From safe water from our taps, to how we heat and light our homes, to the transport we use to get to work, our infrastructure provides the backbone of modern UK society. For many of us, this is something we take for granted but every so often the system is stressed or disrupted.
What is important for each one of us is the ability for it to recover and bounce back, protecting our homes, daily lives and communities.
As a young professional, what we do now to enable society to have this ability to recover is especially important. The future decades of my career will be spent dealing with the infrastructure network we have inherited. It is us, as the coming generations, that will feel the effects of the systems we put in place now.
As the climate changes and technology develops, our infrastructure is being subjected to conditions that we had never dreamed of at the time they were built. Our networks now need the support to protect them, and the activities we rely on them for, in the decades to come.
Today the National Infrastructure Commission launches its Resilience Study scoping report – but what exactly is resilience?
There are a wide range of definitions of the term resilience, but commonly used words across various definitions include ‘resist’, ‘absorb’, ‘recover’ and ‘adapt’. The report highlights that resilience is not a fixed property: “as external pressures change, the mode of being resilient to them must change too”.
We are used to seeing other parts of the world recover from major events. Hurricanes and storms pass through Latin America, parts of Italy must prepare for the event of earthquakes, and western Canada has a ‘wildfire season’ where they know that they will have to respond to threats.
Although we are fortunate to be out of the path of such major disasters, the UK is facing its own challenges. Just within the last month we have witnessed a number of events that reminded us why this topic is so important, and exactly what we have to risk: Britain’s most severe blackout in more than a decade, which left a million homes without power, disrupted much of the rail network, left an airport in the dark and a hospital temporarily without power.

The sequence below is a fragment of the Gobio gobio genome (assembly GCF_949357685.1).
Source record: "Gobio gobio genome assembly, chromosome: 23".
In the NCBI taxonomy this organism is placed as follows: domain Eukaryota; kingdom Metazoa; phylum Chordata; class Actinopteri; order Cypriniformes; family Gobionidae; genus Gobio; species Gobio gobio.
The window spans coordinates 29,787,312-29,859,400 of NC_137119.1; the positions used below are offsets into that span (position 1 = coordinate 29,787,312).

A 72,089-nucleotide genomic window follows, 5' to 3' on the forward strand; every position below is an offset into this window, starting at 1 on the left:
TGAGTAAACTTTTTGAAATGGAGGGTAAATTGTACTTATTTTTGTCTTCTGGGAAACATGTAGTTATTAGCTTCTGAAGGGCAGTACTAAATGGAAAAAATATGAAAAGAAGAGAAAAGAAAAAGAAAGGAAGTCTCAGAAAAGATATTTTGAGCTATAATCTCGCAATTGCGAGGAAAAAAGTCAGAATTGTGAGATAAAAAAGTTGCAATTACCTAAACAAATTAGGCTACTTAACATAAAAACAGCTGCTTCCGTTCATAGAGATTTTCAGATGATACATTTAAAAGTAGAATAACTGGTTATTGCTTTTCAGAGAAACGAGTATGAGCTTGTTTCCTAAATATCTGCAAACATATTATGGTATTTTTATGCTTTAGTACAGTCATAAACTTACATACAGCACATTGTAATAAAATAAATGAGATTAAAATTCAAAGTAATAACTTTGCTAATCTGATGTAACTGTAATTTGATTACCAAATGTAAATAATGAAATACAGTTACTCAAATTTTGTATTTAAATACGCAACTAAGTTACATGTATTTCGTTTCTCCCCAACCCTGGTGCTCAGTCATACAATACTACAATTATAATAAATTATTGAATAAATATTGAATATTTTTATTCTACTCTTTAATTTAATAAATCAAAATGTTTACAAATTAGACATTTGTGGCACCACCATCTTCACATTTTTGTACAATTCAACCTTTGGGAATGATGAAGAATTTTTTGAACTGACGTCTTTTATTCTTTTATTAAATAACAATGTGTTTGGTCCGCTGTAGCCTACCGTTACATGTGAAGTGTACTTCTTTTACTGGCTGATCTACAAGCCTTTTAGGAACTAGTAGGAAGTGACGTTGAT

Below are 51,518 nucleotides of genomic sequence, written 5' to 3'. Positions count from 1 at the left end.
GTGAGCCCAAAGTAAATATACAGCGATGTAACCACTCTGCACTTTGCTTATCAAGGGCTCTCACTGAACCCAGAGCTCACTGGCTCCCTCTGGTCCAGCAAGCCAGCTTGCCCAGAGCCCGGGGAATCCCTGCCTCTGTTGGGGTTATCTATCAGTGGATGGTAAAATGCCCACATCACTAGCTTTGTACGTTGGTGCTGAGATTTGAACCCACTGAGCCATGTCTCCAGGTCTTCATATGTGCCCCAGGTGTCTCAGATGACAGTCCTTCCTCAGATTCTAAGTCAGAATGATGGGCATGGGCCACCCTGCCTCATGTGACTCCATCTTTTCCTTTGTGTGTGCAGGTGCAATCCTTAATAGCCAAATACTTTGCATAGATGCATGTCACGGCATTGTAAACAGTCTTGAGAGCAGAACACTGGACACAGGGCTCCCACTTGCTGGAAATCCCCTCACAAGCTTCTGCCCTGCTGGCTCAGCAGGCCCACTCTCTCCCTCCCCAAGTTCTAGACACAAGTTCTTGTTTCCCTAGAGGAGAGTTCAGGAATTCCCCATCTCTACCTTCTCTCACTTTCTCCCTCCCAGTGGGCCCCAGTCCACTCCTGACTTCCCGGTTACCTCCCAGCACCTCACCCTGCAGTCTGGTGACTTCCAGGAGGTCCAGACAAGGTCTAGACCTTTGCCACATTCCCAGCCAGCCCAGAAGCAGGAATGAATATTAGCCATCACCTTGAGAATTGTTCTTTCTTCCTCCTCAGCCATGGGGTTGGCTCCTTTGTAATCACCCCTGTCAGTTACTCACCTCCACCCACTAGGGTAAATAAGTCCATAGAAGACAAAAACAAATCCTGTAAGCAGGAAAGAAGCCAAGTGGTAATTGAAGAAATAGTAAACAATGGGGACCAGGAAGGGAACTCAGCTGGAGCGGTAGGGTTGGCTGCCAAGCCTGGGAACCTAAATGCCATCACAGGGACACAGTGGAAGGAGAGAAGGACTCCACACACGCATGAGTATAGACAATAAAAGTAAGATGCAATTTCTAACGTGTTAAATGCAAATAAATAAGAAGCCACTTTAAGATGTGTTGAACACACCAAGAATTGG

We saw an entire community evacuated from their homes when a dam threatened to burst after a period of heavy rainfall, while others returned to homes damaged by flooding. We witnessed another bridge collapse due to flash flooding, cutting off a connection (but thankfully with no lives lost).
The Commission’s scoping report will pave the way for the rest of their Resilience Study, examining how best to ensure that our infrastructure systems are fit for managing shocks or disruptions they might face. It pulls together key examples and evidence on how this topic has been approached across different organisations, and collects the expertise of industry professionals and opinions and perceptions of the general public.
As an engineer working in the built environment sector, it is becoming clear that professionals must acknowledge the new complexities and uncertainties introduced into the planning, design and maintenance phases. Not only are our assets sitting in ever changing environmental conditions, but failures even in one single sector are being felt across many different sectors as infrastructure systems become more interdependent.
The lack of a cross sectoral approach to resilience was a key theme in responses to the scoping consultation and a systems-based approach to resilience is the only way to effectively tackle future stresses. We are also increasingly becoming aware of the importance of digital technologies within the resilience landscape. These digital technologies bring risks (such as cyber threats attacking energy or transport infrastructure) but also opportunities for resilience enhancement through making use of data and digital models.
Outside of the professional environment, the Commission has placed a focus on understanding the public’s expectations of infrastructure resilience. As we become more aware of the threats of these shocks and stresses to our infrastructure system, people are increasingly becoming more concerned about what vulnerability that puts them in.
The work to date has placed an importance on understanding concerns. As part of the social research undertaken on this topic, I attended a workshop on water services, targeted at ‘future customers’ (18 to 25-year olds) which provided an interesting insight on what young people believe makes for an acceptable or good service.
Having lived in other parts of the world and being the daughter of a water/wastewater engineer, access to a regulated, a steady supply of safe drinking water is something I do not take for granted; but I do understand how these services can be affected by causes outside of the water system.
However, from the other side of the fence, it is difficult to understand how such services are provided, who regulates them and what prevents immediate recovery after a disruption. It is worth considering that different generations may have different expectations with regards to what makes for adequate service provision, and the change in how people live their lives from one generation to another means that they use (and depend on) infrastructure differently.
So, when a pipe burst the end of their road, when the lights go out or when people are stranded unable get home, the public will ask the simple question: Why? And they will have an expectation of quick recovery and continuity of services, for the simple reason that these basic services are what make our daily lives possible.
Sakthy Selvakumaran is a member of the Commission’s Young Professionals Panel